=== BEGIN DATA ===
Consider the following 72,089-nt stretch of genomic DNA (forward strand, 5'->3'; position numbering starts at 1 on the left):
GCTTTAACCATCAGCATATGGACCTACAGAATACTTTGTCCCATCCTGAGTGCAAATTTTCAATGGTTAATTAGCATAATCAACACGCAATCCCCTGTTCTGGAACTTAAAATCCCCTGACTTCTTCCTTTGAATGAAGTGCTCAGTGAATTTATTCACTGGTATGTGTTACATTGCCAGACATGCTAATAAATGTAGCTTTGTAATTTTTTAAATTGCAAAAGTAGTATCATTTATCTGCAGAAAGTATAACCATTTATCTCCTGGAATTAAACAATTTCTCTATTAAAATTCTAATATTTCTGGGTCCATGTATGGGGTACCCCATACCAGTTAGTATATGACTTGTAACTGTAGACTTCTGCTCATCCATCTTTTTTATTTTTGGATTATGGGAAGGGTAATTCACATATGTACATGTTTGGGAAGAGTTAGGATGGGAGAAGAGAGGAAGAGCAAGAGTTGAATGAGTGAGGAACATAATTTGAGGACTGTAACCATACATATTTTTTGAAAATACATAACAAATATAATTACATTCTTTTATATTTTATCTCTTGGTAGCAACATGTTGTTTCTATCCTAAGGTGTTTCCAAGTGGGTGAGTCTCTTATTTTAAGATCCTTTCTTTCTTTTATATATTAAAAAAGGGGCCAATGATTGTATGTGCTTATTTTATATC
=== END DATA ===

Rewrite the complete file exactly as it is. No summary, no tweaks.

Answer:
Consider the following 72,089-nt stretch of genomic DNA (forward strand, 5'->3'; position numbering starts at 1 on the left):
GCTTTAACCATCAGCATATGGACCTACAGAATACTTTGTCCCATCCTGAGTGCAAATTTTCAATGGTTAATTAGCATAATCAACACGCAATCCCCTGTTCTGGAACTTAAAATCCCCTGACTTCTTCCTTTGAATGAAGTGCTCAGTGAATTTATTCACTGGTATGTGTTACATTGCCAGACATGCTAATAAATGTAGCTTTGTAATTTTTTAAATTGCAAAAGTAGTATCATTTATCTGCAGAAAGTATAACCATTTATCTCCTGGAATTAAACAATTTCTCTATTAAAATTCTAATATTTCTGGGTCCATGTATGGGGTACCCCATACCAGTTAGTATATGACTTGTAACTGTAGACTTCTGCTCATCCATCTTTTTTATTTTTGGATTATGGGAAGGGTAATTCACATATGTACATGTTTGGGAAGAGTTAGGATGGGAGAAGAGAGGAAGAGCAAGAGTTGAATGAGTGAGGAACATAATTTGAGGACTGTAACCATACATATTTTTTGAAAATACATAACAAATATAATTACATTCTTTTATATTTTATCTCTTGGTAGCAACATGTTGTTTCTATCCTAAGGTGTTTCCAAGTGGGTGAGTCTCTTATTTTAAGATCCTTTCTTTCTTTTATATATTAAAAAAGGGGCCAATGATTGTATGTGCTTATTTTATATC